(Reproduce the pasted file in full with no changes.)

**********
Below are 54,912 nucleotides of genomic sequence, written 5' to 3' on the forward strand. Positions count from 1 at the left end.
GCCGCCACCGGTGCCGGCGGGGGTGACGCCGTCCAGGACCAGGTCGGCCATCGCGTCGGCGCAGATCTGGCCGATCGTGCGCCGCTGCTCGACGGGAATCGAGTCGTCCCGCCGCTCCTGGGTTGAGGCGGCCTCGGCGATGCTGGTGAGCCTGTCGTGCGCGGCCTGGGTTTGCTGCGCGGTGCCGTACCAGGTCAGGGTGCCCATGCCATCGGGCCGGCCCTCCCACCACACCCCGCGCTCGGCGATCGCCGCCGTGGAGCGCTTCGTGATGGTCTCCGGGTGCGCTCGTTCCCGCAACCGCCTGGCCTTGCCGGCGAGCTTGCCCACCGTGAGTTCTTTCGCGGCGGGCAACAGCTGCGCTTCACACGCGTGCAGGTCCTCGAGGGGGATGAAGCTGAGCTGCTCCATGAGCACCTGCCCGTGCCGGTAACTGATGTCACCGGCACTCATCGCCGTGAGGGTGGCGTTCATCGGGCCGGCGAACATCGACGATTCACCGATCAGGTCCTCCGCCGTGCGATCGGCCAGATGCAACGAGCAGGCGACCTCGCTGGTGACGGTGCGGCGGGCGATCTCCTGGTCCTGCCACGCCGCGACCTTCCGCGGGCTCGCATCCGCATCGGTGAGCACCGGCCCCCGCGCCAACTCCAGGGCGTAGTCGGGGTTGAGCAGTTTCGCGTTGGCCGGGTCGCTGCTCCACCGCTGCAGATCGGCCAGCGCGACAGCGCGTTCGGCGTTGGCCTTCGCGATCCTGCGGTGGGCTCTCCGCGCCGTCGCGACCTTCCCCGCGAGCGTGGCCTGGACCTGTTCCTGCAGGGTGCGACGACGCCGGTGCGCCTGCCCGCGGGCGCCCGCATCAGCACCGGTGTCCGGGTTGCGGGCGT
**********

Below are 54,912 nucleotides of genomic sequence, written 5' to 3' on the forward strand. Positions count from 1 at the left end.
GCCGCCACCGGTGCCGGCGGGGGTGACGCCGTCCAGGACCAGGTCGGCCATCGCGTCGGCGCAGATCTGGCCGATCGTGCGCCGCTGCTCGACGGGAATCGAGTCGTCCCGCCGCTCCTGGGTTGAGGCGGCCTCGGCGATGCTGGTGAGCCTGTCGTGCGCGGCCTGGGTTTGCTGCGCGGTGCCGTACCAGGTCAGGGTGCCCATGCCATCGGGCCGGCCCTCCCACCACACCCCGCGCTCGGCGATCGCCGCCGTGGAGCGCTTCGTGATGGTCTCCGGGTGCGCTCGTTCCCGCAACCGCCTGGCCTTGCCGGCGAGCTTGCCCACCGTGAGTTCTTTCGCGGCGGGCAACAGCTGCGCTTCACACGCGTGCAGGTCCTCGAGGGGGATGAAGCTGAGCTGCTCCATGAGCACCTGCCCGTGCCGGTAACTGATGTCACCGGCACTCATCGCCGTGAGGGTGGCGTTCATCGGGCCGGCGAACATCGACGATTCACCGATCAGGTCCTCCGCCGTGCGATCGGCCAGATGCAACGAGCAGGCGACCTCGCTGGTGACGGTGCGGCGGGCGATCTCCTGGTCCTGCCACGCCGCGACCTTCCGCGGGCTCGCATCCGCATCGGTGAGCACCGGCCCCCGCGCCAACTCCAGGGCGTAGTCGGGGTTGAGCAGTTTCGCGTTGGCCGGGTCGCTGCTCCACCGCTGCAGATCGGCCAGCGCGACAGCGCGTTCGGCGTTGGCCTTCGCGATCCTGCGGTGGGCTCTCCGCGCCGTCGCGACCTTCCCCGCGAGCGTGGCCTGGACCTGTTCCTGCAGGGTGCGACGACGCCGGTGCGCCTGCCCGCGGGCGCCCGCATCAGCACCGGTGTCCGGGTTGCGGGCGT